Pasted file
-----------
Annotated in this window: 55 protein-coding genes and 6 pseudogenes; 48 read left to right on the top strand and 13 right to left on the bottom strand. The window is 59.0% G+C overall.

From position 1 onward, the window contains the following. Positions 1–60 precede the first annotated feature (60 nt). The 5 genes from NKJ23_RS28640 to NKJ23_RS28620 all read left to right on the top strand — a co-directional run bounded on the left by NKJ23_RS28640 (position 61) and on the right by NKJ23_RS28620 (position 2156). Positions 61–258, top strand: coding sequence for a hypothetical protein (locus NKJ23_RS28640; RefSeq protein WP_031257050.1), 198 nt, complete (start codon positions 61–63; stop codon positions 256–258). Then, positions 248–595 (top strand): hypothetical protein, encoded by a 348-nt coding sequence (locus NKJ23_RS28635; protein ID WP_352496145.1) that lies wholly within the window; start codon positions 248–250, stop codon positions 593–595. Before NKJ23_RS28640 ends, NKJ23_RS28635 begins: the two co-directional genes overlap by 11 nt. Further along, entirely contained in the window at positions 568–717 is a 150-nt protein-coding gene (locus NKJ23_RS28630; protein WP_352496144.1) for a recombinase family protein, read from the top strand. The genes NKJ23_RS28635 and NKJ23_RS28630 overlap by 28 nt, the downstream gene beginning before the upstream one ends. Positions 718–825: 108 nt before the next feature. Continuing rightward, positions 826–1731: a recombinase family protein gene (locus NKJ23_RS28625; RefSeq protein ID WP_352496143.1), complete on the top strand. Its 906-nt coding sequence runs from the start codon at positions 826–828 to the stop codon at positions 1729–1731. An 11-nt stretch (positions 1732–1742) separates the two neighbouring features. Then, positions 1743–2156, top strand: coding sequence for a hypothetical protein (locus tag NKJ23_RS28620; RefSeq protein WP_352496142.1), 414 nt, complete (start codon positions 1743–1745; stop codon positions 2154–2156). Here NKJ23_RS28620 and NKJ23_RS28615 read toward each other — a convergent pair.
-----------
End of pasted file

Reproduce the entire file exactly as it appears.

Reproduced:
Annotated in this window: 55 protein-coding genes and 6 pseudogenes; 48 read left to right on the top strand and 13 right to left on the bottom strand. The window is 59.0% G+C overall.

From position 1 onward, the window contains the following. Positions 1–60 precede the first annotated feature (60 nt). The 5 genes from NKJ23_RS28640 to NKJ23_RS28620 all read left to right on the top strand — a co-directional run bounded on the left by NKJ23_RS28640 (position 61) and on the right by NKJ23_RS28620 (position 2156). Positions 61–258, top strand: coding sequence for a hypothetical protein (locus NKJ23_RS28640; RefSeq protein WP_031257050.1), 198 nt, complete (start codon positions 61–63; stop codon positions 256–258). Then, positions 248–595 (top strand): hypothetical protein, encoded by a 348-nt coding sequence (locus NKJ23_RS28635; protein ID WP_352496145.1) that lies wholly within the window; start codon positions 248–250, stop codon positions 593–595. Before NKJ23_RS28640 ends, NKJ23_RS28635 begins: the two co-directional genes overlap by 11 nt. Further along, entirely contained in the window at positions 568–717 is a 150-nt protein-coding gene (locus NKJ23_RS28630; protein WP_352496144.1) for a recombinase family protein, read from the top strand. The genes NKJ23_RS28635 and NKJ23_RS28630 overlap by 28 nt, the downstream gene beginning before the upstream one ends. Positions 718–825: 108 nt before the next feature. Continuing rightward, positions 826–1731: a recombinase family protein gene (locus NKJ23_RS28625; RefSeq protein ID WP_352496143.1), complete on the top strand. Its 906-nt coding sequence runs from the start codon at positions 826–828 to the stop codon at positions 1729–1731. An 11-nt stretch (positions 1732–1742) separates the two neighbouring features. Then, positions 1743–2156, top strand: coding sequence for a hypothetical protein (locus tag NKJ23_RS28620; RefSeq protein WP_352496142.1), 414 nt, complete (start codon positions 1743–1745; stop codon positions 2154–2156). Here NKJ23_RS28620 and NKJ23_RS28615 read toward each other — a convergent pair.